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January 25, 1896 - Image 1

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Text
Publication:
Michigan Daily, 1896-01-25

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~th U, of

Alt. Wail II,

VOL. VI. No. 83. UNIVERSITY OF MICHIGAN, SATURDAY, JANUARY 25, 1896. FOUR PAGES-3 CENTS.

ONE GUITAR
Is enough for one person to
play on at one time. One
guitar is not enough, how-
ever, to supply 3,000 stu-
dents. That's why we have
constantly in stock several
dozens of guitars of various
makes and prices.
BETTER .OOK AT OUR
U OF M. GUITARN
It's good as its name.H
THE ANN ARBOR ORGAN GO,
S. MAIN ST.
ATTENTION!
Take advantage of the
Money IGttig SaIe!
-TILL-
February 1st,
-AT-
JACOBS & ALLMAND,
See our Show Window.
TakeNotice.
In'order to reduce my stock of
Fall Woolens, I will offer all Fancy
Suitings at cost for cash and make
room for Spring Importations.
An early call will profit you. At
G. H. WILD,
The Leading Tailor,
2 E. Washington St., Near Main.
UNIVERSITY OF MICHIGAN.
ILLUSTRATIVE CASES
-ON-
PERSONAL PROPERTY,
Selected by Prof. Levi T.
Griffin, of the Law Depart-
ment,
NOW ON SALE
-eAT-
WAR RE'S,
Up Town, Down Town.
tiversit Booktore, Opposite Cotouse
20. State St. 4 N. Main t.

TALMAGE IS ELOQUENT.
THE GREAT DIVINE IS PLEASING
TO A LARGE AUDIENCE.
He Tells of His Journey to Europe
and the Orient-Of Nicholas II
and W. E. Gladstone.
To give but a brief account of a lec-
ture delivered by T. DeWitt Talmage
is aii injustice.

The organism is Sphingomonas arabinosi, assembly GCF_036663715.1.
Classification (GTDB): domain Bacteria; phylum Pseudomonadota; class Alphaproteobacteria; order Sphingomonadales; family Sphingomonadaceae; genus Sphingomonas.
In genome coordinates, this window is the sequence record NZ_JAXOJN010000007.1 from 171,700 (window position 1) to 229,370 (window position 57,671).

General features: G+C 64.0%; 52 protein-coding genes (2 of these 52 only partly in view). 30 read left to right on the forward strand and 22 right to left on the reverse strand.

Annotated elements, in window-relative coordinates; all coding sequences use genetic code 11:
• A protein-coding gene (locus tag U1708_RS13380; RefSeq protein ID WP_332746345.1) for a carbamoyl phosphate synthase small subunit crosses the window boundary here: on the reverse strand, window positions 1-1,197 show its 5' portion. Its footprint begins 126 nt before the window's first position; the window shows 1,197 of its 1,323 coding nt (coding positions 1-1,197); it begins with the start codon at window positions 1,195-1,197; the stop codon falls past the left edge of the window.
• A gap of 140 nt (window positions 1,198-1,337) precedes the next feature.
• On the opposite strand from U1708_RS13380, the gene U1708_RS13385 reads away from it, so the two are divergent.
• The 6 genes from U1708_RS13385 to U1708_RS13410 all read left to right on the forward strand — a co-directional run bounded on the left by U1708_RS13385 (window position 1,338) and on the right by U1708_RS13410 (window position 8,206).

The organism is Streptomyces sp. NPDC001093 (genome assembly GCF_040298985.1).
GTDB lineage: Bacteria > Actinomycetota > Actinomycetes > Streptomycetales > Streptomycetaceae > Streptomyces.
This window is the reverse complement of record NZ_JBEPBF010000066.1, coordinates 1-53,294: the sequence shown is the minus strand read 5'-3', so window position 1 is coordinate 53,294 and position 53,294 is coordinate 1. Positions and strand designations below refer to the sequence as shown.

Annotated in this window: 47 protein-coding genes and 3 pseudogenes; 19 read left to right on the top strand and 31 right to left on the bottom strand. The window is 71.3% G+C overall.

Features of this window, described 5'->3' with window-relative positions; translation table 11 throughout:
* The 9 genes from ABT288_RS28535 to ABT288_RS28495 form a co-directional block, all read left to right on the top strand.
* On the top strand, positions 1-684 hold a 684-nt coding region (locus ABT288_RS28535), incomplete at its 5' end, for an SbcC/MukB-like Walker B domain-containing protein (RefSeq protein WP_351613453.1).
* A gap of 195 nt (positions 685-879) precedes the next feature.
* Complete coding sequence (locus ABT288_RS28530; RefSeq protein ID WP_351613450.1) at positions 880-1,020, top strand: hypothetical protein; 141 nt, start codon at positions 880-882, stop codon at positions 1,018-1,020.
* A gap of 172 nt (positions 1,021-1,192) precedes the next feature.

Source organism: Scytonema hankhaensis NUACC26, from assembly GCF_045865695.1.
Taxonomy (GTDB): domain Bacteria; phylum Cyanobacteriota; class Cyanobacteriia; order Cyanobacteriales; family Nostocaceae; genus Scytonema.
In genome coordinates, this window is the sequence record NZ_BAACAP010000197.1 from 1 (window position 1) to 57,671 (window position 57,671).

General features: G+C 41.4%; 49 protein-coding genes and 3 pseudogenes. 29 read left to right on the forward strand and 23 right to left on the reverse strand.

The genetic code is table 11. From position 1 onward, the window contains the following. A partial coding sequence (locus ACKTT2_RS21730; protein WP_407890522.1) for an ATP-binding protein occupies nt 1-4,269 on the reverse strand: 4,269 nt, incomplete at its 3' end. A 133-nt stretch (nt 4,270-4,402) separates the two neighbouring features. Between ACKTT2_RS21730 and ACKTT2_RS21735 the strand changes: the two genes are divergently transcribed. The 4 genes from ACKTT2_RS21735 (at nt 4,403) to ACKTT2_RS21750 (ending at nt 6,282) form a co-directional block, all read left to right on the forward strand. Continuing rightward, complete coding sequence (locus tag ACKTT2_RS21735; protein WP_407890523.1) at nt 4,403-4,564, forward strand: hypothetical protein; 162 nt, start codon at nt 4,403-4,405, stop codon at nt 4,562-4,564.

It is an Injustice to the speaker, a
injustice to the reader and an injustice
to the lecture. Consequently a Tal-
mage sermon is always given its due
merit by being given in full. But
space will not permit here.
Dr. Talmage was greeted last even-
lug by one of those audiences that
generally greets this great man when-
ever his voice is heard.
After a formaa .introduction Dr. Tal-
mage began his lecture on his trip
around the world by saying a ninee
days' journey landed him at the Ha-
waiian Islands. le described their
beauty, their grandure, their fruits
and products and the stability of their
new republican government..
He next told of his visit to New
Zealicndanti le wonderfuei scndt f
Australia. Here lie dwelt at some
lengthO inthe glorious future of this
beautiful island far in the Pacitic.
Arriving at Ceylon and India he told
of the beauties of the Hindoo temples,
the costliness of their adornment and
the stately grandure of their icipres-
siveness. Ite told of the cruel atro-
cities of the lindoos to the mission-
aries in a manner as only Dr. Talmage
can tell it. He told of the beauties of
the ancient Hindoo tombs, of their
composition, their ucagnificence, their
sacredness.
Dr. Talmage next related Isis smeet-
ing with Czar Nicholas It at his is-
perial palace in St. Petersburg. He
told of the pleasant and goodly nature
of the czar, his majestic form, his
stately stature, his maclines of char-
acter, and his Christian home. He it
was that was born to rule, he it is that
is fitted to govern.
Dr. Talmage next told of his visit to
Moscow. How-at sunset lie heard the
ringing of the famous bells of that
city. Standing on a tower with bells
around him ringing and bells below
him ringing and bells from tice 1,400
towers of Moscow all reverberating
their sweet tintinabulations was a sen-
sation awful, sublime, majestic. And
as the sun setting in the west cast its
parting streamer upon the golden tur-
rets of those 1,400 towers it brought
to the imagination of this great and
goodly man the vision of the burning
of Moscow.
Leaving Moscow Dr. Tahage next

shook hands xith the "Gra"n old
man" William E. Gladstone. He told
ihow ie and Mr. Gladstone ran beside <
each other in the latter's gardens and
amused themselves by living Glad-1
stone's favorite dog return sticks as
Mr. Gladstone would spit upon them
and throw them far out upoi the lawn.
Next was his return to America.
Yes, said Dr. Talmage, all tice iactiocs
of the earth have I visited yet none
are so lovely as Accerica, America.
DR. DOCK WILL NOT GO. 1
Has Declined to Accept the Offerf
of Jefferson Colege.
Accncg the iany things of interest
taken up at the meeting of the board